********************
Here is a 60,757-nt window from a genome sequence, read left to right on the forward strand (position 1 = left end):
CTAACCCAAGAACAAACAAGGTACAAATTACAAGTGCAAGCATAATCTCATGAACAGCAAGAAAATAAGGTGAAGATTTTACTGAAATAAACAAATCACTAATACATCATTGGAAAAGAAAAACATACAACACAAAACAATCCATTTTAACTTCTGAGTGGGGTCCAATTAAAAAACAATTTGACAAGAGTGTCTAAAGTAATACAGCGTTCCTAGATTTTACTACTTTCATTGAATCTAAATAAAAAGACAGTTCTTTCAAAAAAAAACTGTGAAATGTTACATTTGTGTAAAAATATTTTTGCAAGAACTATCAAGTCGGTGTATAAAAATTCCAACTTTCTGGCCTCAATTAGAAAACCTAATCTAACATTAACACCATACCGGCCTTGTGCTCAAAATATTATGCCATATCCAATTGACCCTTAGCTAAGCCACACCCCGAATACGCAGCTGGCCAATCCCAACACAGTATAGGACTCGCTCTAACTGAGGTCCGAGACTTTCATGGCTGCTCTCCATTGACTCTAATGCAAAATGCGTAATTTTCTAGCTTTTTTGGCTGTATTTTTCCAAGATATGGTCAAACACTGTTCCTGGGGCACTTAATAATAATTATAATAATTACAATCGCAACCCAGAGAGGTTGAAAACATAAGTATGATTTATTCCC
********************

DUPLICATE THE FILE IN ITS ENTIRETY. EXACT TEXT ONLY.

Here is a 60,757-nt window from a genome sequence, read left to right on the forward strand (position 1 = left end):
CTAACCCAAGAACAAACAAGGTACAAATTACAAGTGCAAGCATAATCTCATGAACAGCAAGAAAATAAGGTGAAGATTTTACTGAAATAAACAAATCACTAATACATCATTGGAAAAGAAAAACATACAACACAAAACAATCCATTTTAACTTCTGAGTGGGGTCCAATTAAAAAACAATTTGACAAGAGTGTCTAAAGTAATACAGCGTTCCTAGATTTTACTACTTTCATTGAATCTAAATAAAAAGACAGTTCTTTCAAAAAAAAACTGTGAAATGTTACATTTGTGTAAAAATATTTTTGCAAGAACTATCAAGTCGGTGTATAAAAATTCCAACTTTCTGGCCTCAATTAGAAAACCTAATCTAACATTAACACCATACCGGCCTTGTGCTCAAAATATTATGCCATATCCAATTGACCCTTAGCTAAGCCACACCCCGAATACGCAGCTGGCCAATCCCAACACAGTATAGGACTCGCTCTAACTGAGGTCCGAGACTTTCATGGCTGCTCTCCATTGACTCTAATGCAAAATGCGTAATTTTCTAGCTTTTTTGGCTGTATTTTTCCAAGATATGGTCAAACACTGTTCCTGGGGCACTTAATAATAATTATAATAATTACAATCGCAACCCAGAGAGGTTGAAAACATAAGTATGATTTATTCCC